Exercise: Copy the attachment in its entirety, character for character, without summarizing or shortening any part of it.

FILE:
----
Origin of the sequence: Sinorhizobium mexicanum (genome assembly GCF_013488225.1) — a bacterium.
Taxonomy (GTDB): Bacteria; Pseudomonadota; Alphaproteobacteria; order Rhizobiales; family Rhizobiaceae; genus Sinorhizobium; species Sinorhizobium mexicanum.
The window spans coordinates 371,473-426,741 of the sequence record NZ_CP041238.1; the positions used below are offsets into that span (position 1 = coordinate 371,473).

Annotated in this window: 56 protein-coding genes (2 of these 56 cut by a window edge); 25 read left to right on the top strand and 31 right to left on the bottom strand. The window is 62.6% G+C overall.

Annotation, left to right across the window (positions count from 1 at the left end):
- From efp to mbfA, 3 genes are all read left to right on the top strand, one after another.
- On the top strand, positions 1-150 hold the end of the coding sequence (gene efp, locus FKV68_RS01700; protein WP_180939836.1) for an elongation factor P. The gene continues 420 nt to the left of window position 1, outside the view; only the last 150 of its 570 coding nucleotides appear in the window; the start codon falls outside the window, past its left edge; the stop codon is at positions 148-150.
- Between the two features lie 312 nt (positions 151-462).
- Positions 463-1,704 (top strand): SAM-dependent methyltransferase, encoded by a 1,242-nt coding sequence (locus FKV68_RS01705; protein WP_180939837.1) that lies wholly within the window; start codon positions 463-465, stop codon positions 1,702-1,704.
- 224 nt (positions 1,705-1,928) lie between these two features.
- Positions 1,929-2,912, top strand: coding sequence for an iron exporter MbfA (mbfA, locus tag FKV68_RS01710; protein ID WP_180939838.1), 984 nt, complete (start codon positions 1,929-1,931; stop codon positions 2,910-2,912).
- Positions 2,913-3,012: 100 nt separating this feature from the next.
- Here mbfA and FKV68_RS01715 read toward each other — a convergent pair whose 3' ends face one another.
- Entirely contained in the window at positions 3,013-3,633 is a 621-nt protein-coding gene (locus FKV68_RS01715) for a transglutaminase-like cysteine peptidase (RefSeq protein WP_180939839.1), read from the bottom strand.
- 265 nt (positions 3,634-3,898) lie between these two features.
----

Origin of the sequence: Sinorhizobium mexicanum (genome assembly GCF_013488225.1) — a bacterium.
Taxonomy (GTDB): Bacteria; Pseudomonadota; Alphaproteobacteria; order Rhizobiales; family Rhizobiaceae; genus Sinorhizobium; species Sinorhizobium mexicanum.
The window spans coordinates 371,473-426,741 of the sequence record NZ_CP041238.1; the positions used below are offsets into that span (position 1 = coordinate 371,473).

Annotated in this window: 56 protein-coding genes (2 of these 56 cut by a window edge); 25 read left to right on the top strand and 31 right to left on the bottom strand. The window is 62.6% G+C overall.

Annotation, left to right across the window (positions count from 1 at the left end):
- From efp to mbfA, 3 genes are all read left to right on the top strand, one after another.
- On the top strand, positions 1-150 hold the end of the coding sequence (gene efp, locus FKV68_RS01700; protein WP_180939836.1) for an elongation factor P. The gene continues 420 nt to the left of window position 1, outside the view; only the last 150 of its 570 coding nucleotides appear in the window; the start codon falls outside the window, past its left edge; the stop codon is at positions 148-150.
- Between the two features lie 312 nt (positions 151-462).
- Positions 463-1,704 (top strand): SAM-dependent methyltransferase, encoded by a 1,242-nt coding sequence (locus FKV68_RS01705; protein WP_180939837.1) that lies wholly within the window; start codon positions 463-465, stop codon positions 1,702-1,704.
- 224 nt (positions 1,705-1,928) lie between these two features.
- Positions 1,929-2,912, top strand: coding sequence for an iron exporter MbfA (mbfA, locus tag FKV68_RS01710; protein ID WP_180939838.1), 984 nt, complete (start codon positions 1,929-1,931; stop codon positions 2,910-2,912).
- Positions 2,913-3,012: 100 nt separating this feature from the next.
- Here mbfA and FKV68_RS01715 read toward each other — a convergent pair whose 3' ends face one another.
- Entirely contained in the window at positions 3,013-3,633 is a 621-nt protein-coding gene (locus FKV68_RS01715) for a transglutaminase-like cysteine peptidase (RefSeq protein WP_180939839.1), read from the bottom strand.
- 265 nt (positions 3,634-3,898) lie between these two features.